Featured Post

Draw a Stickman has a new episode!

What it is:  Draw a Stickman is a fun little site that I wrote about last year here.  They have a brand new episode of our little stickman friend!  For those of you who haven’t seen it (or don’t remember), Draw a Stickman is a delightful place for kids to be creative, read, imagine and draw.  Students are given sets of directions that they must complete to help out the hero of the story, a stickman figure that they created.  Everything that they draw comes to life and interacts with the rest of what is on the screen.  Brilliant!  These mini interactive stories that have students reading and following directions, solving mysteries, thinking creatively and solving problems. The new episode is just as charming as the last! How to integrate Draw a Stickman into the classroom:Draw a Stickman is a fun interactive site that uses student creations to tell a story.  Students can complete the interactive on individual computers, iDevices (the site works great!), interactive whiteboards, or classroom computers. Aside from just fun practice at following instructions, Draw a Stickman would be a great fictional story prompt.  Students have the bones of a story and can fill in details, vivid verbs, adjectives, etc. to tell the story.  Students can focus on fleshing out their hero, the plot of the story, the details, the setting, etc.  Students can come up with a moral of a story that they add in the customized ending.  This link can be sent as a tweet, facebook link, or in an email to accompany the story they have created.  These stories would be fun to share as a class…how many different stories did students come up with using the same base? On an interactive whiteboard, students can go through the story together, labeling the different parts of the story (beginning, problem, climax, resolution, ending).  This interactive can help students identify parts in a story including setting, characters and plot. Tips: After you have gone through Draw a Stickman, you can personalize the message at the end and share.  Add any two lines of text that you wish.  This could be a fun way to reveal messages to your students! Draw a Stickman is also in the App store on iTunes! Please leave a comment and share how you are using ClassConnect in  your classroom!

Read More

Which One Doesn’t Belong? K-12 Critical Thinking and Problem Solving

Posted by admin | Posted in Analyze, Anastasis Academy, Evaluate, Inquiry, Interactive Whiteboard, Math, Middle/High School, Primary Elementary, Secondary Elementary, Teacher Resources, Understand (describe, explain), Websites | Posted on 07-12-2016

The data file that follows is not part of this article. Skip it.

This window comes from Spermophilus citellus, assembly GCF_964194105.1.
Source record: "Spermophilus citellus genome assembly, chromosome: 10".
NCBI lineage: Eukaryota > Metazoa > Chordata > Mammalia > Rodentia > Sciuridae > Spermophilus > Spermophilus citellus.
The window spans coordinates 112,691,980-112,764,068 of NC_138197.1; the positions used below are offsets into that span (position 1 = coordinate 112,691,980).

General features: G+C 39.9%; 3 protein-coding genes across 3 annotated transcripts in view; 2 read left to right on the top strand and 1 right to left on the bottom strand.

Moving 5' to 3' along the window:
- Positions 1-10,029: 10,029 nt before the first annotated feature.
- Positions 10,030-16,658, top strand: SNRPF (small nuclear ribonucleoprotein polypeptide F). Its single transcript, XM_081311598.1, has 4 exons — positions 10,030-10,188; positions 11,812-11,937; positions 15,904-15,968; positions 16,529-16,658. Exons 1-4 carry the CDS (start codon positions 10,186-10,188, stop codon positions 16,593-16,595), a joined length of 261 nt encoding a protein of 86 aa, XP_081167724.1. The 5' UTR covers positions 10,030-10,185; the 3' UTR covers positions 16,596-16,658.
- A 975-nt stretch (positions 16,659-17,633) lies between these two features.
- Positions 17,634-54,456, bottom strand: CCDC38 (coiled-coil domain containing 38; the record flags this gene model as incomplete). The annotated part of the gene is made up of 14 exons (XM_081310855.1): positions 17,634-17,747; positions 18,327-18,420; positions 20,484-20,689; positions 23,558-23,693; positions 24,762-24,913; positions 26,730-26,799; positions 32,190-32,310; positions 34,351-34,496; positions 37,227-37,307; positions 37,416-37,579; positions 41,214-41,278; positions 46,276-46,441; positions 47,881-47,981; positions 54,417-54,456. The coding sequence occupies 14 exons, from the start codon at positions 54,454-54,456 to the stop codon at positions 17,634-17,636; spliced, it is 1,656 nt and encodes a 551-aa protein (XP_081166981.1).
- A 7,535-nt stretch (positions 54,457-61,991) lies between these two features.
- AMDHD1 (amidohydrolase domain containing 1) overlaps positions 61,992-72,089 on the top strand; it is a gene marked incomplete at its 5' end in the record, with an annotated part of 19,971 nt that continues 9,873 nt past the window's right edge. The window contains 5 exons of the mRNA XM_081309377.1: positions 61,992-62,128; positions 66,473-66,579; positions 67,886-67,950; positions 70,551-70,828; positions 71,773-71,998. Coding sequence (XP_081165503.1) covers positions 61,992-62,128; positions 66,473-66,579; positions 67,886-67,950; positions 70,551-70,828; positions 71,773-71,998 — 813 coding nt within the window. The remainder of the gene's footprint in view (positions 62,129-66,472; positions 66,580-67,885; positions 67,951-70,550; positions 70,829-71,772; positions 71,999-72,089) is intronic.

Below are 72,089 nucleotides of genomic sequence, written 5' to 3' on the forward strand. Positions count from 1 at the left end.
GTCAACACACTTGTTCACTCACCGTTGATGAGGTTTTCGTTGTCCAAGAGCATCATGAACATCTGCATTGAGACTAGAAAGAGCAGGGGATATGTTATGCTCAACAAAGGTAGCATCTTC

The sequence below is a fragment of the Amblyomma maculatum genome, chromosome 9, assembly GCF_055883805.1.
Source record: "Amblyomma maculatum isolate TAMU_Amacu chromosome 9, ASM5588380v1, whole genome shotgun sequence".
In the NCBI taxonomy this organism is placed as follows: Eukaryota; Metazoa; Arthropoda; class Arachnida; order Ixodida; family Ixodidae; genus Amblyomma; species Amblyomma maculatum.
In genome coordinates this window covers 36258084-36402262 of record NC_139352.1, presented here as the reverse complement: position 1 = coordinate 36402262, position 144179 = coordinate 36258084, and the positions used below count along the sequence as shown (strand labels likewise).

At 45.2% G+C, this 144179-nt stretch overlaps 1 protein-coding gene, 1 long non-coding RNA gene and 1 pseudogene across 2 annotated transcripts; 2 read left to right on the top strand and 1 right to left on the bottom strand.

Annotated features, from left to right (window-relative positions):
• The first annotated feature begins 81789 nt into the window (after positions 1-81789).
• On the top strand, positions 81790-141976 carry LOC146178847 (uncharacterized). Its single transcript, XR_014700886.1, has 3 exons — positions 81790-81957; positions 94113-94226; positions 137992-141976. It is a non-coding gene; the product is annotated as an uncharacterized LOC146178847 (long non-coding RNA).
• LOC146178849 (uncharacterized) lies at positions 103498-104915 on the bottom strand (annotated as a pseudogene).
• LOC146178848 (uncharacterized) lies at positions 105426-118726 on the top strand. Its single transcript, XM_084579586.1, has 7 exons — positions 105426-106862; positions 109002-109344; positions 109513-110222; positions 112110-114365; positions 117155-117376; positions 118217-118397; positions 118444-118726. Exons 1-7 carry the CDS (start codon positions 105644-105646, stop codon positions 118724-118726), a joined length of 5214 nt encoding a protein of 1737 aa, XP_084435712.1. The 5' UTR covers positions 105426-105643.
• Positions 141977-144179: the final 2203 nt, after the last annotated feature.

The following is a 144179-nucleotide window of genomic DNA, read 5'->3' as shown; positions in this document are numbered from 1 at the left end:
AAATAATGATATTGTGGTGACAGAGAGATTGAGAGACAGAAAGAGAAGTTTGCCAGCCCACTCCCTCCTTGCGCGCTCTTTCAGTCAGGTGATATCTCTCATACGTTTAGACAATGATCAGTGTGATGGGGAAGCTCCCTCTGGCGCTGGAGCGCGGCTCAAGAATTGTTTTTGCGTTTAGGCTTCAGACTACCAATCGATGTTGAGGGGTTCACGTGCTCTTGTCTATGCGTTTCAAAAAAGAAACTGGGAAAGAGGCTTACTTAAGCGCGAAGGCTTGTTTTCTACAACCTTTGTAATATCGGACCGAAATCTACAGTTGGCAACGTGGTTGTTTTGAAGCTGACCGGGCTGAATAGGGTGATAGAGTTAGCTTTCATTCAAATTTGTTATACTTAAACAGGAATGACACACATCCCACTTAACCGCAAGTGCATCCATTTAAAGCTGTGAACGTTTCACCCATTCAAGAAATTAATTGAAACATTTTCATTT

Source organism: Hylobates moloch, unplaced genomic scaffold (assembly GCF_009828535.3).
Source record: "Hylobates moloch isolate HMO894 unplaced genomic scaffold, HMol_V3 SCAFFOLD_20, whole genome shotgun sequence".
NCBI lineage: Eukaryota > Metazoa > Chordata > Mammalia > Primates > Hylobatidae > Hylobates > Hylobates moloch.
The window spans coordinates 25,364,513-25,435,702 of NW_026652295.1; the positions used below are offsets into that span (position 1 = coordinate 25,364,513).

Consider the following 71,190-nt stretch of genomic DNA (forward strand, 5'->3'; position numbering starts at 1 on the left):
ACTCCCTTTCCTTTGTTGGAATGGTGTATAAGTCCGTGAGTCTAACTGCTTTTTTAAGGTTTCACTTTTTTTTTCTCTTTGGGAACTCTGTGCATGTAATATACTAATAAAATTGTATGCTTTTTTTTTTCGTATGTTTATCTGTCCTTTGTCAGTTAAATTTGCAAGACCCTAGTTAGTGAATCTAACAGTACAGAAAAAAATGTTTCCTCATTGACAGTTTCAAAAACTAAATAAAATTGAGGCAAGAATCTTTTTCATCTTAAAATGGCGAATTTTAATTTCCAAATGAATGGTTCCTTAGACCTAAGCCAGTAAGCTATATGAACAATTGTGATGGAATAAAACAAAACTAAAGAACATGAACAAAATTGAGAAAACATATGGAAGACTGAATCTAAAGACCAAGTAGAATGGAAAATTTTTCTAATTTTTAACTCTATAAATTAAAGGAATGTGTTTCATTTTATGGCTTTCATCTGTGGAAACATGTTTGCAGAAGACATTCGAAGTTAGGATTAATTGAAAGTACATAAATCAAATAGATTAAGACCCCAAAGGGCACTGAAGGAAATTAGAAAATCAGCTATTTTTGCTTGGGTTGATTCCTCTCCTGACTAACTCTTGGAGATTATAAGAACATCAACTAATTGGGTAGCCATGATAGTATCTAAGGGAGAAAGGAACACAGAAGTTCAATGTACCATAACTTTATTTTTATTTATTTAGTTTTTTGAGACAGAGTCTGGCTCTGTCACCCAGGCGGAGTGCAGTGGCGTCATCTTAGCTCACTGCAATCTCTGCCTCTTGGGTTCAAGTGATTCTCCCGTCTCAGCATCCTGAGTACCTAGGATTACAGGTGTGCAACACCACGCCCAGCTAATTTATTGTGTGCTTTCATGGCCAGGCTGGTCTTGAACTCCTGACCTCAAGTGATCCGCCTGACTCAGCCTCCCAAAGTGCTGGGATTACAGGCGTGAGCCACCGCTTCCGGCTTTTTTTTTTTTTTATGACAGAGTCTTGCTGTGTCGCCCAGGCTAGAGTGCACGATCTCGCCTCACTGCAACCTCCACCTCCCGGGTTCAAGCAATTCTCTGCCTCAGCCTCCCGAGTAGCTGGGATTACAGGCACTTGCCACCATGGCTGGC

Tags: , , , , , , , , , , , , , , , , ,

0

Which One Doesn't Belong? Math sets

What it is: Which One Doesn’t Belong? is a site I learned about from @TeamBaldwin today. This math site is for students of all ages and challenges them to look at a set of four images and determine which image doesn’t belong and justify their answer. The best part of this site is that each problem has multiple correct responses that can be justified. Students have to think through the differences that they see and then make logical decisions and be able to explain it to others. There are three different categories for Which One Doesn’t Belong including: Shapes, Numbers, Graphs and Equations.

How to Integrate Which One Doesn’t Belong? in your classroom: My favorite part about this site is that there are multiple answers for each set. Students can see how perspective and which attributes you are looking at can change the answer. The site is a great catalyst for critical thinking and problem solving in math (or any) class. Put a problem set up on a projector as a math class starter and ask your students to independently choose their answer and be ready to justify it. Then, as a class, discuss answers. After students have done this once, challenge them to find as many possible answers as they can independently before sharing responses. This site would be a great tie-in with the humanities to discuss perspective and vantage point. Even in something that feels as static as math, perspective can actually make any problem quite dynamic.

Yesterday, @TeamBaldwin used the site this way:

Which One Doesn't Belong? Math setsWhich One Doesn't Belong? Math setsWhich One Doesn't Belong? Math sets

This is a class of kindergarten and first grade students! @michellek107 will be blogging more about the class experience on the class blog, Architects of Wonder if you’d like to read more.

Tips: The graphs and equations appear quite challenging, but even young students can begin making observations about the types of graphs that could lead to some higher-level math discussions.

Write a comment